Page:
AI for Humanitarian Action is a new $40M Microsoft program to help those most in need

While consumers are still struggling to see the daily realities of artificial intelligence (A.I.) Microsoft is pushing ahead with the technology for other, more philanthropic uses. Today, Microsoft is announcing a new five-year $40 million-dollar initiative using A.I. to assist with "humanitarian crises caused by natural and man-made disasters, oppression and other emergencies."

The project is called AI for Humanitarian Action and it will "harness the power of AI to focus on four priorities – helping the world recover from disasters, addressing the needs of children, protecting refugees and displaced people, and promoting respect for human rights" according to a press release from Microsoft.

AI for Humanitarian Action is part of a more extensive $150 million-dollar five-year program called Microsoft's AI for Good, which includes the previously announced AI for Earth and AI for Accessibility initiatives.

Through a process, Microsoft works with select non-governmental organizations (NGOs) and humanitarian groups with allocations for "financial grants, technology investments and partnerships that combine our AI and data science know-how with these groups' core expertise."

While all of this may sound a bit squishy without firm examples, Microsoft did present an outline for four significant areas they seek to leverage A.I. solutions for humanitarian issues, including:

Disaster response

It seems that no corner of the planet is immune to the devastating consequences of natural disasters, whether they be fires, drought, or storms. Artificial intelligence and data modeling hold huge promise for forecasting and detecting early signs of coming disasters, and also can help responders better target their aid. AI technologies like machine vision can quickly analyze images of roads damaged or destroyed by an event, making way for a faster and safer response. In a new partnership with the World Bank, United Nations, and partners from the tech industry, relief organizations will be better able to predict when and where future famines will occur so aid can arrive earlier, potentially saving more lives.

Needs of children

We believe AI can equip NGOs and governments with better tools to protect the world's most vulnerable population: children. Human trafficking, for instance, is one of the world largest criminal industries, ensnaring millions of children each year. Already we are using predictive analytics and bot frameworks to target both the supply and demand underpinning human trafficking – ultimately disrupting criminals and bringing relief to victims around the world.Basic health services for children are also in critical need around the world. Our longtime NGO partner, Operation Smile, uses machine vision AI and facial modeling to improve the organization's surgical outcomes and help more children in need of facial surgeries. SuddenInfant Death Syndrome (SIDS) is another issue where advanced technology can help. Each year thousands of babies die, yet the root causes of SIDS are not yet fully understood. Microsoft is using statistical analysis and machine learning to provide new insights for scientists working to identify the causes of, and put an end to, SIDS worldwide.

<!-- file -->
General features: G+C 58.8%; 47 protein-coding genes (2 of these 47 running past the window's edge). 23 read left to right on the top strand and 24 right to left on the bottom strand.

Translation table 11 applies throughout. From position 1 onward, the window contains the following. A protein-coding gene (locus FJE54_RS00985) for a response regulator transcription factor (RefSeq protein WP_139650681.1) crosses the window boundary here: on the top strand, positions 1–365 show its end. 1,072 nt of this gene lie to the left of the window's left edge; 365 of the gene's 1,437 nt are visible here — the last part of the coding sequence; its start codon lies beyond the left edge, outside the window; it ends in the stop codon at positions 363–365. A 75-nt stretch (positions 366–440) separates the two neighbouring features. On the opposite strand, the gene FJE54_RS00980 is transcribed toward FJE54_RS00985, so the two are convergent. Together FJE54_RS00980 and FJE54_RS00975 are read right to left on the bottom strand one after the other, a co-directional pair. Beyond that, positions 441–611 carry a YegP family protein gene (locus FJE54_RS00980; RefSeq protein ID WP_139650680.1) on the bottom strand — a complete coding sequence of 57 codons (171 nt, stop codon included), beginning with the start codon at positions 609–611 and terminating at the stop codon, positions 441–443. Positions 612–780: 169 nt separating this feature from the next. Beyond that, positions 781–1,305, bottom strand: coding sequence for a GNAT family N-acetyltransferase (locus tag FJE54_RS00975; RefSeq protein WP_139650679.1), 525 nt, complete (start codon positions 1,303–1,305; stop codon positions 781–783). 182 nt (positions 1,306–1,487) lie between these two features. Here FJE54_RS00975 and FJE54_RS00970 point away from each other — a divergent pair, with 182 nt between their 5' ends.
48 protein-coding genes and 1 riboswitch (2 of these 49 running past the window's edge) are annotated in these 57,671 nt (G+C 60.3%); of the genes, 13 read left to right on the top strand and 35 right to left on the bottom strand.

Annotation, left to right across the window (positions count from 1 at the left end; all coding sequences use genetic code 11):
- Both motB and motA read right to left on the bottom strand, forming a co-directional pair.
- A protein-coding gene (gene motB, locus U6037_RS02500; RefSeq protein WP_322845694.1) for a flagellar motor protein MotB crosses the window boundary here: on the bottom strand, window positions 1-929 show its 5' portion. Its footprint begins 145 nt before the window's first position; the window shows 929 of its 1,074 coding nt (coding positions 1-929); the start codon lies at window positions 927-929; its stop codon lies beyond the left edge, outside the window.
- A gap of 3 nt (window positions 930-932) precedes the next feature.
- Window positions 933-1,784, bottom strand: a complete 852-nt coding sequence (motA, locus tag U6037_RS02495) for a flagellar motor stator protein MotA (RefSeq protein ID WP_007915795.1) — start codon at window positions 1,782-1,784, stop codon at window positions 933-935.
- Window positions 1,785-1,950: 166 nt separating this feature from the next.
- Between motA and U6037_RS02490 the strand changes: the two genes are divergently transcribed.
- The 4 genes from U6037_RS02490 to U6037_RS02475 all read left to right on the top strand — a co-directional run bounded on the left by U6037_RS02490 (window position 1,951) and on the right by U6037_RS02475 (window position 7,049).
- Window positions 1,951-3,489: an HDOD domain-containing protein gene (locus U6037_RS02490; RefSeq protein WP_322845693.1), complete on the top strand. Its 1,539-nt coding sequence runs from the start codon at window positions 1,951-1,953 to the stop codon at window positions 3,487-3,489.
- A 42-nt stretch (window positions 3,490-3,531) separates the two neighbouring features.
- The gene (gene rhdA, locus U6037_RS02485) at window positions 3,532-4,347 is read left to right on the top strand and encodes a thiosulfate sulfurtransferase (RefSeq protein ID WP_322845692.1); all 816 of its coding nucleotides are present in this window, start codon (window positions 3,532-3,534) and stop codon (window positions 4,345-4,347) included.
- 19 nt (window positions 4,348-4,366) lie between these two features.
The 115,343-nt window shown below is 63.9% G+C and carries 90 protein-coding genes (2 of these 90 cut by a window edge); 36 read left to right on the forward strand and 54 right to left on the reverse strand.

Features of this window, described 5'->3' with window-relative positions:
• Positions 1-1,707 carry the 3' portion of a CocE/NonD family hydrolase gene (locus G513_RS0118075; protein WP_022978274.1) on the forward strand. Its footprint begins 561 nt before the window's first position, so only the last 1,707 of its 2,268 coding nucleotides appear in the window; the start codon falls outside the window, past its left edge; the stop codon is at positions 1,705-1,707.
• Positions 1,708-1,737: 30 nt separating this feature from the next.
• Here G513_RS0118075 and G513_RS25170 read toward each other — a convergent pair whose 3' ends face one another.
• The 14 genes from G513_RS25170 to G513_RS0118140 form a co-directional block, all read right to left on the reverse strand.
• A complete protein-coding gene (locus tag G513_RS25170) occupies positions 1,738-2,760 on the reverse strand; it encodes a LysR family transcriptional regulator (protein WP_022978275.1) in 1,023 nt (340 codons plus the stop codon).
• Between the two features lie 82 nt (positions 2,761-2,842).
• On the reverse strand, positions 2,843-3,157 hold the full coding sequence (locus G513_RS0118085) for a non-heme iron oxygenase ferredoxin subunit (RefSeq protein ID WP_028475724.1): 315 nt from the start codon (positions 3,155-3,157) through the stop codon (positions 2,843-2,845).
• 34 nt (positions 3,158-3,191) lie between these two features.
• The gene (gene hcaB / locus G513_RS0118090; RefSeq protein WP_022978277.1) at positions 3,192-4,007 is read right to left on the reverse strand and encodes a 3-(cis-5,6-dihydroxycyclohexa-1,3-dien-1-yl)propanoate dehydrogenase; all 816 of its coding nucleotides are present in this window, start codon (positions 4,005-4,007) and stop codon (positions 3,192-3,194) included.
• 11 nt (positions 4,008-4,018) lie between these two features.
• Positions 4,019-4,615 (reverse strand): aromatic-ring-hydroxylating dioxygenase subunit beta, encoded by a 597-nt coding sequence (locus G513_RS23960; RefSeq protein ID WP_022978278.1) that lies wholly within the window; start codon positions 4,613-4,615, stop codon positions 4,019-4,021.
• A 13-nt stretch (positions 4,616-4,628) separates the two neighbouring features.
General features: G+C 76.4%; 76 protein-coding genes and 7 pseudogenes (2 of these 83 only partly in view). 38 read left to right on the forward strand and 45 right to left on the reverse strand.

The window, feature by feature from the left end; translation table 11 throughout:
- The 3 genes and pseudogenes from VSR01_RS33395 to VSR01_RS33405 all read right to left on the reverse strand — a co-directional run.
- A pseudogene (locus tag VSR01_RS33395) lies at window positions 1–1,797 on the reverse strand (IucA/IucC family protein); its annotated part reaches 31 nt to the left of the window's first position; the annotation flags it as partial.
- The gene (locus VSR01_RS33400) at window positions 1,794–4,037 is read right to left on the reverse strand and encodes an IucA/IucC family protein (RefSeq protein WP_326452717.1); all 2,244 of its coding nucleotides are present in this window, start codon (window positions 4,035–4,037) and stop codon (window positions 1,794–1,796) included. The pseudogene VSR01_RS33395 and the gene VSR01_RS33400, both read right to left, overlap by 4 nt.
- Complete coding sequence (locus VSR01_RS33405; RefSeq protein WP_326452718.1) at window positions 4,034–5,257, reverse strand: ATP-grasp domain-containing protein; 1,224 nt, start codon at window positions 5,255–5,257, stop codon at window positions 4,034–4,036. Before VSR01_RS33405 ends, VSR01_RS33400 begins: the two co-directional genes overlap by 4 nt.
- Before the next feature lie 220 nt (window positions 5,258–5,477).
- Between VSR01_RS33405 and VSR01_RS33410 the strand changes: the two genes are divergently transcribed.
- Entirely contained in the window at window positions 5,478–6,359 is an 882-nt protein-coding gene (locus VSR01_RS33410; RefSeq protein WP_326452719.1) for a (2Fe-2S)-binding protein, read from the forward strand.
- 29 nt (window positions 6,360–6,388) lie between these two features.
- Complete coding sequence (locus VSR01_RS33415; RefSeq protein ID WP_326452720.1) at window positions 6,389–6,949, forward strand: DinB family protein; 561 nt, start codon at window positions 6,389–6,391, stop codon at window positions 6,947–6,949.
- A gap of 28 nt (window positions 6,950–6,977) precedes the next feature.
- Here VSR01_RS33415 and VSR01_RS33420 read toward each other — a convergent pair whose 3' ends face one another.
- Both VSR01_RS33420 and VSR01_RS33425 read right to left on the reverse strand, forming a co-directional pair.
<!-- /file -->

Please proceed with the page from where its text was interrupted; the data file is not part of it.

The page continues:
Refugees and displaced people

The number of refugees and displaced people in the world are at a record high, and this is a seminal challenge of our generation. AI and machine learning have the potential to improve the lives of approximately 68 million displaced people in the world, 28 million of whom are refugees. AI can help optimize the delivery of aid, supplies, and services to refugees and can scale NGOs' efforts to communicate and understand displaced peoples' needs. Microsoft is working already with the Norwegian Refugee Council, NetHope, and University College Dublin to develop a chatbot using AI technologies, such as language understanding, machine translation, and speech recognition to intelligently assist displaced youth to connect them with free high-quality educational resources. Using chatbots like this could also provide a model for aid workers in the field. It could help these workers communicate with displaced people who speak different languages and who need specific core services like access to food, health care, and shelter.

Human rights

We will collaborate with NGOs and humanitarian organizations to accelerate breakthrough solutions to help monitor, detect and prevent human rights abuses. Deep learning has created the ability to better predict, analyze and respond to critical human rights situations. Utilizing AI-powered speech translation, people can connect with pro bono lawyers who are protecting people's human rights.

For Microsoft, A.I. is a very different concept than what consumers may have seen in the movies, but with intelligent computing infusing daily computing tasks (see Office), the future of data analysis – especially when it comes to helping people – is quickly becoming a reality.

Daniel Rubino

Daniel Rubino is the Editor-in-chief of Windows Central. He is also the head reviewer, podcast co-host, and analyst. He has been covering Microsoft since 2007, when this site was called WMExperts (and later Windows Phone Central). His interests include Windows, laptops, next-gen computing, and watches. He has been reviewing laptops since 2015 and is particularly fond of 2-in-1 convertibles, ARM processors, new form factors, and thin-and-light PCs. Before all this tech stuff, he worked on a Ph.D. in linguistics, watched people sleep (for medical purposes!), and ran the projectors at movie theaters because it was fun.